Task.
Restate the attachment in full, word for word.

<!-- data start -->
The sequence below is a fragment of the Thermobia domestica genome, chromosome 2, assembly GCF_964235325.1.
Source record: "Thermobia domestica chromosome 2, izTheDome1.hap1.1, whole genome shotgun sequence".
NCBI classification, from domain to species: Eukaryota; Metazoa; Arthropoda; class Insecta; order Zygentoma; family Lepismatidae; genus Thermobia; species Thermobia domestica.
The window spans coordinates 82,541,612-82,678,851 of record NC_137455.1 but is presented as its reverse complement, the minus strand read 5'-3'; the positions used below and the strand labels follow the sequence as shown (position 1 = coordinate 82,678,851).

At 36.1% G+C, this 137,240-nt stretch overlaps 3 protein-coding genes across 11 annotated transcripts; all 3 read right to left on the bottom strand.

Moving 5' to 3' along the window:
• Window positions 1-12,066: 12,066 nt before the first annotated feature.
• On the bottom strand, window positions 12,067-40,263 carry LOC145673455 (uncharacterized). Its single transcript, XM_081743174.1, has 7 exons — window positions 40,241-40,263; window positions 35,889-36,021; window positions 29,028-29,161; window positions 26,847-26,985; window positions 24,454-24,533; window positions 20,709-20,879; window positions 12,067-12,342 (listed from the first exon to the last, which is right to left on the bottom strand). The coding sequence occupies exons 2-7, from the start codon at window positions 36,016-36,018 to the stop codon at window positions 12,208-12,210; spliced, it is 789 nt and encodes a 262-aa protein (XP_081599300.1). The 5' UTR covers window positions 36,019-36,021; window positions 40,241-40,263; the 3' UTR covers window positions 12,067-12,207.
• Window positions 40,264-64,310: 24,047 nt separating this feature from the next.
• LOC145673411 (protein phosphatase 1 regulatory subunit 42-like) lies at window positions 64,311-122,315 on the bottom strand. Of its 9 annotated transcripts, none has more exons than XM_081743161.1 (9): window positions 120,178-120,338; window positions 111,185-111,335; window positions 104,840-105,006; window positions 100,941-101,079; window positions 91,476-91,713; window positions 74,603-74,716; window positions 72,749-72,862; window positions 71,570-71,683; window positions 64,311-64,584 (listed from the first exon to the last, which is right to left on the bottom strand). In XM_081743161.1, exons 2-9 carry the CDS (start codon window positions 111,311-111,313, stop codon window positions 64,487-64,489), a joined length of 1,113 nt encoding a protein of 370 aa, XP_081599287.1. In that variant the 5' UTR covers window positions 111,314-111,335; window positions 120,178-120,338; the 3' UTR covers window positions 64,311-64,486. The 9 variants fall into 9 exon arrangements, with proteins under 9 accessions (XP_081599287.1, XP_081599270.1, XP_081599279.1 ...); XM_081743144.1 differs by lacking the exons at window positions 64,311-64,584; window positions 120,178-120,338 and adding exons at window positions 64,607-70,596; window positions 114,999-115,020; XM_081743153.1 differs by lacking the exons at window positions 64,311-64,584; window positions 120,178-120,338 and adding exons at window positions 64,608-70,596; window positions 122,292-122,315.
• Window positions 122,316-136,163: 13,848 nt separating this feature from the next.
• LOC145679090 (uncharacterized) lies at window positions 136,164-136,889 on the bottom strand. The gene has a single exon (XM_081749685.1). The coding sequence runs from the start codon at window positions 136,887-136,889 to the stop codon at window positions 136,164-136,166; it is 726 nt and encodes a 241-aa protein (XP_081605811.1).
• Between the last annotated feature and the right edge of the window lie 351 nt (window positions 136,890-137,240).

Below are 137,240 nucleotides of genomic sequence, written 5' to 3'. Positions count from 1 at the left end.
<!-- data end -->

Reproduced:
The sequence below is a fragment of the Thermobia domestica genome, chromosome 2, assembly GCF_964235325.1.
Source record: "Thermobia domestica chromosome 2, izTheDome1.hap1.1, whole genome shotgun sequence".
NCBI classification, from domain to species: Eukaryota; Metazoa; Arthropoda; class Insecta; order Zygentoma; family Lepismatidae; genus Thermobia; species Thermobia domestica.
The window spans coordinates 82,541,612-82,678,851 of record NC_137455.1 but is presented as its reverse complement, the minus strand read 5'-3'; the positions used below and the strand labels follow the sequence as shown (position 1 = coordinate 82,678,851).

At 36.1% G+C, this 137,240-nt stretch overlaps 3 protein-coding genes across 11 annotated transcripts; all 3 read right to left on the bottom strand.

Moving 5' to 3' along the window:
• Window positions 1-12,066: 12,066 nt before the first annotated feature.
• On the bottom strand, window positions 12,067-40,263 carry LOC145673455 (uncharacterized). Its single transcript, XM_081743174.1, has 7 exons — window positions 40,241-40,263; window positions 35,889-36,021; window positions 29,028-29,161; window positions 26,847-26,985; window positions 24,454-24,533; window positions 20,709-20,879; window positions 12,067-12,342 (listed from the first exon to the last, which is right to left on the bottom strand). The coding sequence occupies exons 2-7, from the start codon at window positions 36,016-36,018 to the stop codon at window positions 12,208-12,210; spliced, it is 789 nt and encodes a 262-aa protein (XP_081599300.1). The 5' UTR covers window positions 36,019-36,021; window positions 40,241-40,263; the 3' UTR covers window positions 12,067-12,207.
• Window positions 40,264-64,310: 24,047 nt separating this feature from the next.
• LOC145673411 (protein phosphatase 1 regulatory subunit 42-like) lies at window positions 64,311-122,315 on the bottom strand. Of its 9 annotated transcripts, none has more exons than XM_081743161.1 (9): window positions 120,178-120,338; window positions 111,185-111,335; window positions 104,840-105,006; window positions 100,941-101,079; window positions 91,476-91,713; window positions 74,603-74,716; window positions 72,749-72,862; window positions 71,570-71,683; window positions 64,311-64,584 (listed from the first exon to the last, which is right to left on the bottom strand). In XM_081743161.1, exons 2-9 carry the CDS (start codon window positions 111,311-111,313, stop codon window positions 64,487-64,489), a joined length of 1,113 nt encoding a protein of 370 aa, XP_081599287.1. In that variant the 5' UTR covers window positions 111,314-111,335; window positions 120,178-120,338; the 3' UTR covers window positions 64,311-64,486. The 9 variants fall into 9 exon arrangements, with proteins under 9 accessions (XP_081599287.1, XP_081599270.1, XP_081599279.1 ...); XM_081743144.1 differs by lacking the exons at window positions 64,311-64,584; window positions 120,178-120,338 and adding exons at window positions 64,607-70,596; window positions 114,999-115,020; XM_081743153.1 differs by lacking the exons at window positions 64,311-64,584; window positions 120,178-120,338 and adding exons at window positions 64,608-70,596; window positions 122,292-122,315.
• Window positions 122,316-136,163: 13,848 nt separating this feature from the next.
• LOC145679090 (uncharacterized) lies at window positions 136,164-136,889 on the bottom strand. The gene has a single exon (XM_081749685.1). The coding sequence runs from the start codon at window positions 136,887-136,889 to the stop codon at window positions 136,164-136,166; it is 726 nt and encodes a 241-aa protein (XP_081605811.1).
• Between the last annotated feature and the right edge of the window lie 351 nt (window positions 136,890-137,240).

Below are 137,240 nucleotides of genomic sequence, written 5' to 3'. Positions count from 1 at the left end.